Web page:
The Four Categories of Small Business Health – And Their Strategies

7 September 2009
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As I’ve talked with small businesses recently, they’ve generally fallen into four categories of health. The differences in health that show through in those categories have significant implications for the strategies that they should focus on. Similar to Maslow’s Hierarchy of Needs, less healthy businesses should be focused on more fundamental business issues, while healthier businesses should be focused on higher-level development.

Growing Businesses

Growing businesses are aligned with the forces of the new economy, and are experiencing positive business dynamics. Growing businesses should be pressing their advantage – which sounds easy, but when times are good and you’re managing growth, it’s often hard to recognize weaknesses or motivate people to change. (Just ask the leaders of businesses that are experiencing a downturn, and wishing that they’d improved their businesses when times were good.)

Sustaining Businesses

Sustaining businesses are about break-even with where they were before the downturn, and are holding their own, probably because part or all of their business addresses a basic need or aligns with the dynamics of the new economy. Sustaining businesses should be identifying which of their markets and offerings are healthy, which should be cut, and what new opportunities they should be investing in – to get them into the growing business category.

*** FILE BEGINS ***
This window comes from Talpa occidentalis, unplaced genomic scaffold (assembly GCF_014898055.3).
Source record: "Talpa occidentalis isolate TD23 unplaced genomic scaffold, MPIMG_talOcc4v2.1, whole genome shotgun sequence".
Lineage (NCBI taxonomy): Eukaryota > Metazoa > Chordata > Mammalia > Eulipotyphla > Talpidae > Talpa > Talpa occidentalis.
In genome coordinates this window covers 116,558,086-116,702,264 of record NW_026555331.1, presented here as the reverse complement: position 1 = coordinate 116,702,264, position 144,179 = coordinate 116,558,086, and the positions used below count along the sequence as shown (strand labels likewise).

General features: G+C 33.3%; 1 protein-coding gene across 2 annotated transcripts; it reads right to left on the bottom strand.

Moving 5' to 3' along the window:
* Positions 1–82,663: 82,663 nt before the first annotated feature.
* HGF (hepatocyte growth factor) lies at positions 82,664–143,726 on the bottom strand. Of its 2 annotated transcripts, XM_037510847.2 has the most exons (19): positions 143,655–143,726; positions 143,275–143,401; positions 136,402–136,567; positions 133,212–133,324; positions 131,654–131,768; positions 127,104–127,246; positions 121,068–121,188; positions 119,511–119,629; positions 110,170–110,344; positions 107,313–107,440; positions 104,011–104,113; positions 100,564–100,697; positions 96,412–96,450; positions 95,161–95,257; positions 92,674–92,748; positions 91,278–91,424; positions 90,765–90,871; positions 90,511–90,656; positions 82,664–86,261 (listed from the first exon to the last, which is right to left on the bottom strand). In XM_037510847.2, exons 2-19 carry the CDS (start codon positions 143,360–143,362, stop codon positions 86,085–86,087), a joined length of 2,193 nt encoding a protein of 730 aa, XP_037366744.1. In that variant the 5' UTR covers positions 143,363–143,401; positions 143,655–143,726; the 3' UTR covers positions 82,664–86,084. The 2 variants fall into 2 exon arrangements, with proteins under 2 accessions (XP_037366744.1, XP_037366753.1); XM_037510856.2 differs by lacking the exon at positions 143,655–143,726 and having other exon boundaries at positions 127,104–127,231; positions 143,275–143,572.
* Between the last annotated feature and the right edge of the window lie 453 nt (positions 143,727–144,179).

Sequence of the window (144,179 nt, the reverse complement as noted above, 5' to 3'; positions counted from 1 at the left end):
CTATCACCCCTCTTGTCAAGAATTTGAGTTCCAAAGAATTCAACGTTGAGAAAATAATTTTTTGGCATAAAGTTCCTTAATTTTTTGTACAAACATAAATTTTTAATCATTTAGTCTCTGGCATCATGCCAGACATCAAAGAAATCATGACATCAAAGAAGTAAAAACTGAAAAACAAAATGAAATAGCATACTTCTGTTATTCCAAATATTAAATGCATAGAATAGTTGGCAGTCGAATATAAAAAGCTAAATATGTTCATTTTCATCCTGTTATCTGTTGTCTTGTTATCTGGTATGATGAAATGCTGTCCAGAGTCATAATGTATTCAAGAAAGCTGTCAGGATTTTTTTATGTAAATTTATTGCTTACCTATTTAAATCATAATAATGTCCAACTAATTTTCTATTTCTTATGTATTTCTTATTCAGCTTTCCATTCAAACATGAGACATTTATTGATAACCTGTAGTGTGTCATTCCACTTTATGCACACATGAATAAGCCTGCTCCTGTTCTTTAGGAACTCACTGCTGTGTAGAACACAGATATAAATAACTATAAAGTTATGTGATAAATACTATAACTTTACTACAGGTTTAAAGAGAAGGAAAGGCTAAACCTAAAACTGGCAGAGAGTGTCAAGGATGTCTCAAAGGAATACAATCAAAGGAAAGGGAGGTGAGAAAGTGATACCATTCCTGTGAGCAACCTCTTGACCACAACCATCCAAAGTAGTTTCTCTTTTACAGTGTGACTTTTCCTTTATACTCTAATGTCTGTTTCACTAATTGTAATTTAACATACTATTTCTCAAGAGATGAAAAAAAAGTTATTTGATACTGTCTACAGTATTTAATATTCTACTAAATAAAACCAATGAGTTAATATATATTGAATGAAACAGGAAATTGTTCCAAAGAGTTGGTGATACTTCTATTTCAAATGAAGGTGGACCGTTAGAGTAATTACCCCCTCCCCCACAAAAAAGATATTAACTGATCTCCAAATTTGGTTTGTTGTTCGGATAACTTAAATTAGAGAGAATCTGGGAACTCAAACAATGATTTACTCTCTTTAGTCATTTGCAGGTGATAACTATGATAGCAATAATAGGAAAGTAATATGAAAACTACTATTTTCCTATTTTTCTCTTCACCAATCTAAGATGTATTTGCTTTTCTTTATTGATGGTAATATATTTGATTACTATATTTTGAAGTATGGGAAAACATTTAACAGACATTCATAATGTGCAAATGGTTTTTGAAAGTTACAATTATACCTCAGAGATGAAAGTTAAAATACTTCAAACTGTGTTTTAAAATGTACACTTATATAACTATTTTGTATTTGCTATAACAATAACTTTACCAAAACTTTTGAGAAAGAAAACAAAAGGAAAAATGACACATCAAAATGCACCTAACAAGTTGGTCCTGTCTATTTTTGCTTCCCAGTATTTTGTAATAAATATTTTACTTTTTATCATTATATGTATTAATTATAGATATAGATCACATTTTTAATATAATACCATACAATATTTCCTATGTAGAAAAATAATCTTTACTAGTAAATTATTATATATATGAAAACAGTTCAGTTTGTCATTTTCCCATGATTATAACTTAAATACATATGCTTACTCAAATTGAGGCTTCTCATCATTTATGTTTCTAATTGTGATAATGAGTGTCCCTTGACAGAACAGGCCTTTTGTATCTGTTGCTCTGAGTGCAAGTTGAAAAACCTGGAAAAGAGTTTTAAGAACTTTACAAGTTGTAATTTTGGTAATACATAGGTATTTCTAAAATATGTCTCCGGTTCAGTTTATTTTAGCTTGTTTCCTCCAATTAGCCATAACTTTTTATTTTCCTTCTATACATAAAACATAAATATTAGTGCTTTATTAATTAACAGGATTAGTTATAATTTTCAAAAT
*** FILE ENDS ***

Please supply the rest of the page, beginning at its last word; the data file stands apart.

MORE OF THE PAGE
Weak Businesses

Weak businesses are meaningfully, but not critically, below where they were before the downturn, and are likely in the process of assessing how deeply their business model, focus, structure, and/or team need to change. Weak businesses should be figuring out their new business model, focus, structure, and/or team right now, so that they can act on the changes – to get them into the Sustaining Business category.

Failing Businesses

Failing businesses are in the process of changing their business models. Failing businesses should be identifying what assets and resources they have to build a new business on – their operating value has essentially stopped, and the question is what value to mine from the remains to form a new way to create value.

Positioning for 2010

I believe there is a strong case that the economic weakness will continue through 2010. Management teams cannot afford to hope that outside forces will make it easier to deal with any challenges they see. (An owner I talked with last week has a sign in his office with a line through the word “hope.”) The only way for those challenges to get easier – in fact, to turn into opportunities – is for management teams, as early as possible, to actively assess and plan how the business will handle those issues. If you wait to assess and plan key issues, it will increase your risk and reduce your options – a terrible combination if 2010 turns out to be another tough year overall.

Believe it or not, September is the time to start planning for 2010, so that when your planning meetings arrive in November or December, you’ve identified the right issues to focus on, assessed those issues, and prepared adequately for the discussions. A hastily-prepared discussion of a strategic issue rarely accomplishes what the leadership needs it to.

So, if you want to be ready for 2010, look at the business categories, assess honestly where you are, and start now to work on the issues I’ve outlined above.